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MTBS3D RT @GetImmersed: Dr. Ofer Shai is the Director of Omnia AI at @DeloitteCanada. He talked about the misconceptions about #ArtificialIntellig
MTBS3D RT @GetImmersed: The use of #futurecomputing in #healthcare was one of the prominent tracks at #Immersed2018, and we got to see some really…
MTBS3D RT @GetImmersed: Ricardo Wagner, Director of Product Marketing for #Office365 at @microsoftcanada, talked about their efforts to make moder…
MTBS3D RT @GetImmersed: Pascal Langlois, Founder of Collective Intent, talks about the potential of using motion capture technologies to re-enable…
MTBS3D RT @GetImmersed: David Parker, Founder of @teamwishplay, talked at #Immersed2018 about how they are using #immersivetechnologies like #Virt
MTBS3D RT @GetImmersed: Richard Huddy, Head of the Game Ecosystem at the Samsung Research Institute (UK), was the second keynote at #Immersed2018.…
MTBS3D RT @GetImmersed: .@JoanneAska, Co-Founder of @TribeOfPan, talks about @TheChoice_VR their innovative #VR project that addresses the topic o…
MTBS3D .@ArozziChairs makes high-end #gaming chairs and tables. Scott Nishi, Sales Manager for Arozzi, spoke to us at… https://t.co/4U4LyU1SJn
MTBS3D .@pimaxofficial interview from #CES2019 includes news about their latest #5K and #8K #HMDs, eye tracking and new co… https://t.co/mmgw69jRTa
MTBS3D .@HP unleashes the #VR dinosaurs at #CES2019. 🦕 🦖 https://t.co/Ufed2K99F5 https://t.co/Rd5irCXzMZ
MTBS3D Today’s interview is with Jan Ludvig from @SenseArena. Jan was a professional #NHL #hockey player. He talked about… https://t.co/3fT7zWGmyI
MTBS3D Chia Chin Lee of, CEO of @BigBoxVR talks Population One at #CES2019. #VR #eSports https://t.co/xfIWYboVkQ https://t.co/3pW2AEPaxG
MTBS3D At #CES2019 we met with Rikard Steiber, President of #HTCViveport, and he talked about their new @htcvive Pro Eye,… https://t.co/WjugF0l5gJ
MTBS3D We met with Ryan McCall, Director of Strategy and Business Development for @UL_Benchmarks at #CES2019. He talked ab… https://t.co/lo8HZkYs5p
MTBS3D .@OmronAutomation talked about their ping pong playing robot at #CES2019. 🏓🤖 #Robotics #technologyhttps://t.co/SvdLiCYlbZ
MTBS3D MSI showcased their latest 17" GS75 Stealth laptop computer and talked about the availability of #VR readiness in t… https://t.co/3UrISM7nWK

Why an HTC Vive Spin-Off Could be a Good Thing

HTC Vive Showcase at CES 2016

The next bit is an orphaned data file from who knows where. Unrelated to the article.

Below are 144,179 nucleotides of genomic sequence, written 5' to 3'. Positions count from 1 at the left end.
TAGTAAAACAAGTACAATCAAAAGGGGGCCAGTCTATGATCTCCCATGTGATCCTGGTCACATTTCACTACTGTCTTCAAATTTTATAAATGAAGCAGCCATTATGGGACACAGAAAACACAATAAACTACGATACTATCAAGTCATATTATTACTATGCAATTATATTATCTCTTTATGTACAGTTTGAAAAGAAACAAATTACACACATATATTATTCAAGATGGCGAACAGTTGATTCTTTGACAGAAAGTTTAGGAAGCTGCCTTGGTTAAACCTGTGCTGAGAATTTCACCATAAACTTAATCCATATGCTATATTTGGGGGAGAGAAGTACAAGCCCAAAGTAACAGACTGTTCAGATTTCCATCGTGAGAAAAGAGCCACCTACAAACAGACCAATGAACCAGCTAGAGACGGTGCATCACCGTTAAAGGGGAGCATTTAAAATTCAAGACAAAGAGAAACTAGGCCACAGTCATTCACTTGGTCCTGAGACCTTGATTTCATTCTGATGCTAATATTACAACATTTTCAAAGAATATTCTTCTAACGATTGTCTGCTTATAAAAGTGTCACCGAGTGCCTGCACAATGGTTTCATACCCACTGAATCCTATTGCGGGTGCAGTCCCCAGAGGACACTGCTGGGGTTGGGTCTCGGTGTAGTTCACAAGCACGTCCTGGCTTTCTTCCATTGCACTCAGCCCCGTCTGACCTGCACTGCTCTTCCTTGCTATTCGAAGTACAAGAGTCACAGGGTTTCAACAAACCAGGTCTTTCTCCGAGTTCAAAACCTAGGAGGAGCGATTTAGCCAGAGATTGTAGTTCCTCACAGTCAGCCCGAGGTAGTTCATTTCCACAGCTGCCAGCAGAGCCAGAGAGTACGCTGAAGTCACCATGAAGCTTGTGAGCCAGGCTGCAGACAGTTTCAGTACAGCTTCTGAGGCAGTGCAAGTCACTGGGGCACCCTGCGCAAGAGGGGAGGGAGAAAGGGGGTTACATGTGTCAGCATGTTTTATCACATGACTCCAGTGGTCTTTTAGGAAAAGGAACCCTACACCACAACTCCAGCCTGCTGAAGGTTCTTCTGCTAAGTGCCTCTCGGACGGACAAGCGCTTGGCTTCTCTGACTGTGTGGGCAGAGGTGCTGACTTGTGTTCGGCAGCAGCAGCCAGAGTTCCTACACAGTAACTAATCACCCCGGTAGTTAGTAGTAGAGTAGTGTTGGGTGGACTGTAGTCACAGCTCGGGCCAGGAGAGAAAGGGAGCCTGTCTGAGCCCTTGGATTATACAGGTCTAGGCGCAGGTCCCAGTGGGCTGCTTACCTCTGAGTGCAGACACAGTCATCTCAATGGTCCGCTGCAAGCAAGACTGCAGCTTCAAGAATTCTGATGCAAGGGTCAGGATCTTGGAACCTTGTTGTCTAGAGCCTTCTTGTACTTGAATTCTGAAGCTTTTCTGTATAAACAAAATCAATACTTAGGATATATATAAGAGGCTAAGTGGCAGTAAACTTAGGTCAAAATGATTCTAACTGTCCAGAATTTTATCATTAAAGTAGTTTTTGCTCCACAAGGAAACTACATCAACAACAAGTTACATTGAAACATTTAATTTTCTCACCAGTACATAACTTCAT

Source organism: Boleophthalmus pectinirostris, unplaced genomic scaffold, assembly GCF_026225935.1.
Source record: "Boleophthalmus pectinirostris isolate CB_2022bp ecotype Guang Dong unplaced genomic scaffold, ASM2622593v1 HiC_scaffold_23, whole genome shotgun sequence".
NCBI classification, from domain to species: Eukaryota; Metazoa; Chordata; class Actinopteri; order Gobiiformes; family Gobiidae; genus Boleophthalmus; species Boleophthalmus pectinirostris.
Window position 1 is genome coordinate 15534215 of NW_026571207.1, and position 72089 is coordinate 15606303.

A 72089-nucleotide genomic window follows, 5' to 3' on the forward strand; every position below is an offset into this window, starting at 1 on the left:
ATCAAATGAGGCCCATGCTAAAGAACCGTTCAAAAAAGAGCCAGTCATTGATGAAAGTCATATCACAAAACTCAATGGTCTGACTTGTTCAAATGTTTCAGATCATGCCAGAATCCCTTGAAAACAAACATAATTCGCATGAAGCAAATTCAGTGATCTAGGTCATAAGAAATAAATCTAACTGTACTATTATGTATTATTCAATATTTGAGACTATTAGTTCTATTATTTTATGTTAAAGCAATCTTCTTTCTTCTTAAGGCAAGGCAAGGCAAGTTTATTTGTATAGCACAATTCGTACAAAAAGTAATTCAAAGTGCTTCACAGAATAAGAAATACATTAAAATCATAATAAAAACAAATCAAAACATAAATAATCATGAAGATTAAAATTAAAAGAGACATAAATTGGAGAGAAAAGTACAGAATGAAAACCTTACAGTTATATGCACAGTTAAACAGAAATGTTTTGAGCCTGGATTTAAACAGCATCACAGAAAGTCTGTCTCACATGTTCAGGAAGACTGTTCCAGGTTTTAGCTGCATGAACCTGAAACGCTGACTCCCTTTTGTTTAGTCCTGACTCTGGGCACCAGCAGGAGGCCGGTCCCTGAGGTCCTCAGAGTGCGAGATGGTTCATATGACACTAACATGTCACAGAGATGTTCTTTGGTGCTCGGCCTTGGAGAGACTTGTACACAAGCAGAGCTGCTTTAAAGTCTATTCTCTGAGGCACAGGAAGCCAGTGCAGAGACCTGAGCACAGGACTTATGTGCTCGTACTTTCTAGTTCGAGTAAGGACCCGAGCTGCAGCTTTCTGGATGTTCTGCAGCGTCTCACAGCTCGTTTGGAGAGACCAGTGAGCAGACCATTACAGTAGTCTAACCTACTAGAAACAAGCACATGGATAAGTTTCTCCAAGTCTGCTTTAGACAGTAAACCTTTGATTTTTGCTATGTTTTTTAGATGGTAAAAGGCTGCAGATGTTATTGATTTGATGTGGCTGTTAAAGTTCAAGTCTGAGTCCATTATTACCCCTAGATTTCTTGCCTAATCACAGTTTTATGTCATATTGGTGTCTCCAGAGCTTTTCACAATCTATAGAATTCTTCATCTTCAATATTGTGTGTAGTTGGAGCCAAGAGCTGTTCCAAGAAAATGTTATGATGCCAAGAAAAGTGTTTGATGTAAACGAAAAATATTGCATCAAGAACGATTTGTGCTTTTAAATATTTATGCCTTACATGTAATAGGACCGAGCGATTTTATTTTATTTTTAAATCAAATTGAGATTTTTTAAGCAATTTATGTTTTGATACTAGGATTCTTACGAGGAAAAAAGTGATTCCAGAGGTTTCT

For a couple days, the word on the street is that HTC is contemplating the sale of their company, or...the more likely scenario...the sale of the HTC Vive business.  While we've read this rumour before, this author believes that spinning off the HTC Vive business has inherent advantages:

First, the sales expectations are in scale.  It was pure fantasy when HTC thought that the Vive and alternative to smartphone sales would account for 10% of their revenues within a year.  If it did, that would have indicated more of a problem than a benefit.  In contrast, a spun-off company living in its own ecosystem has only its straight profits and market sizes to measure against.  Yes, it can build towards mass market with time; the pressures to unrealistically do so in a spun off company are no longer the same.

Next, the Vive and the Vive's VR business and HTC may get more revenue generating clients this way.  Think about it.  If Vive is tied to the hip with HTC, their mobile solutions can only be sold to HTC.  If it's a spun-off company, they suddenly have the freedom to work with multiple smartphone makers for mobile VR and not face any conflicts of interest.  While this may or may not impact their PC VR business, it does open the door for a Vive spin-off to contract HTC to manufacture their devices.  This means VR drives revenue to HTC without the same risks.

Finally, spinning it off does make for a better defined commodity.  They've got HTC Vive devices, upcoming mobile VR devices, virtual reality arcades and supply services, an on-line content portal, ongoing content development relationships...it all makes for a pretty good sounding story.  The story may not sound the same or as poignant when intermingled with the HTC brand and its completely different set of products and markets and messaging.

Let's see how things turn out.  Your thoughts?